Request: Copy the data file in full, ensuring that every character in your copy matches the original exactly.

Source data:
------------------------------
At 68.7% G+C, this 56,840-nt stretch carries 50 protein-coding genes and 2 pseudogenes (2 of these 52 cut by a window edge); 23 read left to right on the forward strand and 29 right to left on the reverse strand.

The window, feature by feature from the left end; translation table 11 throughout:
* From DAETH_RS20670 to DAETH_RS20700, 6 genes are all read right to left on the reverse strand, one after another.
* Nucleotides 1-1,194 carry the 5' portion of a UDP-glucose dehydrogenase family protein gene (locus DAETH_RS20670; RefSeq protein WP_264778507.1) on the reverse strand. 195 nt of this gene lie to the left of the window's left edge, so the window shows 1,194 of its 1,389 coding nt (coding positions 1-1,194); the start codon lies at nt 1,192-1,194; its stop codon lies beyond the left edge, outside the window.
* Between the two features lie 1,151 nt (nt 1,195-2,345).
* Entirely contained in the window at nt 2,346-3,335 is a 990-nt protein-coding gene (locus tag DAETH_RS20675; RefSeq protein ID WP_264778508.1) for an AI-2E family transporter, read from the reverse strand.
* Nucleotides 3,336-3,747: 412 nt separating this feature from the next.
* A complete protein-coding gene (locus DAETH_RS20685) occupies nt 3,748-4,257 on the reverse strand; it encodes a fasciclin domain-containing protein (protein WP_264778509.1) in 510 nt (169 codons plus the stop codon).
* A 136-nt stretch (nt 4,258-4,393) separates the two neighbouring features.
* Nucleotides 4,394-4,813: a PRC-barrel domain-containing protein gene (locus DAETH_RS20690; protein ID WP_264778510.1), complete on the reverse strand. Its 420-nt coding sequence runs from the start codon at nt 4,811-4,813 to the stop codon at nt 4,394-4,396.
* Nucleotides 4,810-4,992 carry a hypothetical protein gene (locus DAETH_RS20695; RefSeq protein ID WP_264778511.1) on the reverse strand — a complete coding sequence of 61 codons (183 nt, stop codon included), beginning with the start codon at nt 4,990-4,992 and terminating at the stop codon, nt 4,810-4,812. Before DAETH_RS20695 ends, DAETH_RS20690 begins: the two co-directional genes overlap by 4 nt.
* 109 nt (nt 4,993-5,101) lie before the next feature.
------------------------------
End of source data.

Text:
At 68.7% G+C, this 56,840-nt stretch carries 50 protein-coding genes and 2 pseudogenes (2 of these 52 cut by a window edge); 23 read left to right on the forward strand and 29 right to left on the reverse strand.

The window, feature by feature from the left end; translation table 11 throughout:
* From DAETH_RS20670 to DAETH_RS20700, 6 genes are all read right to left on the reverse strand, one after another.
* Nucleotides 1-1,194 carry the 5' portion of a UDP-glucose dehydrogenase family protein gene (locus DAETH_RS20670; RefSeq protein WP_264778507.1) on the reverse strand. 195 nt of this gene lie to the left of the window's left edge, so the window shows 1,194 of its 1,389 coding nt (coding positions 1-1,194); the start codon lies at nt 1,192-1,194; its stop codon lies beyond the left edge, outside the window.
* Between the two features lie 1,151 nt (nt 1,195-2,345).
* Entirely contained in the window at nt 2,346-3,335 is a 990-nt protein-coding gene (locus tag DAETH_RS20675; RefSeq protein ID WP_264778508.1) for an AI-2E family transporter, read from the reverse strand.
* Nucleotides 3,336-3,747: 412 nt separating this feature from the next.
* A complete protein-coding gene (locus DAETH_RS20685) occupies nt 3,748-4,257 on the reverse strand; it encodes a fasciclin domain-containing protein (protein WP_264778509.1) in 510 nt (169 codons plus the stop codon).
* A 136-nt stretch (nt 4,258-4,393) separates the two neighbouring features.
* Nucleotides 4,394-4,813: a PRC-barrel domain-containing protein gene (locus DAETH_RS20690; protein ID WP_264778510.1), complete on the reverse strand. Its 420-nt coding sequence runs from the start codon at nt 4,811-4,813 to the stop codon at nt 4,394-4,396.
* Nucleotides 4,810-4,992 carry a hypothetical protein gene (locus DAETH_RS20695; RefSeq protein ID WP_264778511.1) on the reverse strand — a complete coding sequence of 61 codons (183 nt, stop codon included), beginning with the start codon at nt 4,990-4,992 and terminating at the stop codon, nt 4,810-4,812. Before DAETH_RS20695 ends, DAETH_RS20690 begins: the two co-directional genes overlap by 4 nt.
* 109 nt (nt 4,993-5,101) lie before the next feature.